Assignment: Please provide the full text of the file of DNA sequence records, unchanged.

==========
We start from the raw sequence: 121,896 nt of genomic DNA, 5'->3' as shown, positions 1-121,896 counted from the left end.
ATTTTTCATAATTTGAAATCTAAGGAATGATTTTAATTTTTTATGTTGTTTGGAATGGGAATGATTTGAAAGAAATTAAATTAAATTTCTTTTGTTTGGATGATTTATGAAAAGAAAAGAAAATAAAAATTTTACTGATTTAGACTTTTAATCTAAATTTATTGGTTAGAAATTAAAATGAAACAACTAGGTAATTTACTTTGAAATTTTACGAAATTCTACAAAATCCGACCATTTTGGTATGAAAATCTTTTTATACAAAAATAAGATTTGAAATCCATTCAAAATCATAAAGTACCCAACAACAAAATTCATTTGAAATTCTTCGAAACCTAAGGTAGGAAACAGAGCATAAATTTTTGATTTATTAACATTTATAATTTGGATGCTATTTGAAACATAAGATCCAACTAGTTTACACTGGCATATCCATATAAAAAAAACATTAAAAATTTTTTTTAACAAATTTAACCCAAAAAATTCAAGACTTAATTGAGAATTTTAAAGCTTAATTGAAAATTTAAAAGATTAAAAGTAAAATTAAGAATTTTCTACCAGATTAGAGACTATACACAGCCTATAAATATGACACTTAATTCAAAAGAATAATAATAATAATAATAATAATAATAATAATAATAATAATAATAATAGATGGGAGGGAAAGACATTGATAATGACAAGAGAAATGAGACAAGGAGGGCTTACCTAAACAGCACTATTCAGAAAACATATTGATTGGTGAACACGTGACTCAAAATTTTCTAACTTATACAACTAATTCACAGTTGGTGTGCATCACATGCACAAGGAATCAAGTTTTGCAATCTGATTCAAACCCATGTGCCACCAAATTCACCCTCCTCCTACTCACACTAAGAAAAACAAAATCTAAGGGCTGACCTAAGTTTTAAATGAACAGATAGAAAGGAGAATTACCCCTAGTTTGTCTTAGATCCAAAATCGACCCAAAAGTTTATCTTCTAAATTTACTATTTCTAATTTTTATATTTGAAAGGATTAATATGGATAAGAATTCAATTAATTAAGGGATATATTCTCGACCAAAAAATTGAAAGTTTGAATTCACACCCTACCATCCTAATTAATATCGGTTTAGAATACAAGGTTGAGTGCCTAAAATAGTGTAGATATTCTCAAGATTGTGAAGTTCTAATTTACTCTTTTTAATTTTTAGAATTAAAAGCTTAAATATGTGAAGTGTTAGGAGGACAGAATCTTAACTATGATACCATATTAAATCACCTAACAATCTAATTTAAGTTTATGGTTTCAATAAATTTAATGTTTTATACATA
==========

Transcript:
We start from the raw sequence: 121,896 nt of genomic DNA, 5'->3' as shown, positions 1-121,896 counted from the left end.
ATTTTTCATAATTTGAAATCTAAGGAATGATTTTAATTTTTTATGTTGTTTGGAATGGGAATGATTTGAAAGAAATTAAATTAAATTTCTTTTGTTTGGATGATTTATGAAAAGAAAAGAAAATAAAAATTTTACTGATTTAGACTTTTAATCTAAATTTATTGGTTAGAAATTAAAATGAAACAACTAGGTAATTTACTTTGAAATTTTACGAAATTCTACAAAATCCGACCATTTTGGTATGAAAATCTTTTTATACAAAAATAAGATTTGAAATCCATTCAAAATCATAAAGTACCCAACAACAAAATTCATTTGAAATTCTTCGAAACCTAAGGTAGGAAACAGAGCATAAATTTTTGATTTATTAACATTTATAATTTGGATGCTATTTGAAACATAAGATCCAACTAGTTTACACTGGCATATCCATATAAAAAAAACATTAAAAATTTTTTTTAACAAATTTAACCCAAAAAATTCAAGACTTAATTGAGAATTTTAAAGCTTAATTGAAAATTTAAAAGATTAAAAGTAAAATTAAGAATTTTCTACCAGATTAGAGACTATACACAGCCTATAAATATGACACTTAATTCAAAAGAATAATAATAATAATAATAATAATAATAATAATAATAATAATAATAATAGATGGGAGGGAAAGACATTGATAATGACAAGAGAAATGAGACAAGGAGGGCTTACCTAAACAGCACTATTCAGAAAACATATTGATTGGTGAACACGTGACTCAAAATTTTCTAACTTATACAACTAATTCACAGTTGGTGTGCATCACATGCACAAGGAATCAAGTTTTGCAATCTGATTCAAACCCATGTGCCACCAAATTCACCCTCCTCCTACTCACACTAAGAAAAACAAAATCTAAGGGCTGACCTAAGTTTTAAATGAACAGATAGAAAGGAGAATTACCCCTAGTTTGTCTTAGATCCAAAATCGACCCAAAAGTTTATCTTCTAAATTTACTATTTCTAATTTTTATATTTGAAAGGATTAATATGGATAAGAATTCAATTAATTAAGGGATATATTCTCGACCAAAAAATTGAAAGTTTGAATTCACACCCTACCATCCTAATTAATATCGGTTTAGAATACAAGGTTGAGTGCCTAAAATAGTGTAGATATTCTCAAGATTGTGAAGTTCTAATTTACTCTTTTTAATTTTTAGAATTAAAAGCTTAAATATGTGAAGTGTTAGGAGGACAGAATCTTAACTATGATACCATATTAAATCACCTAACAATCTAATTTAAGTTTATGGTTTCAATAAATTTAATGTTTTATACATA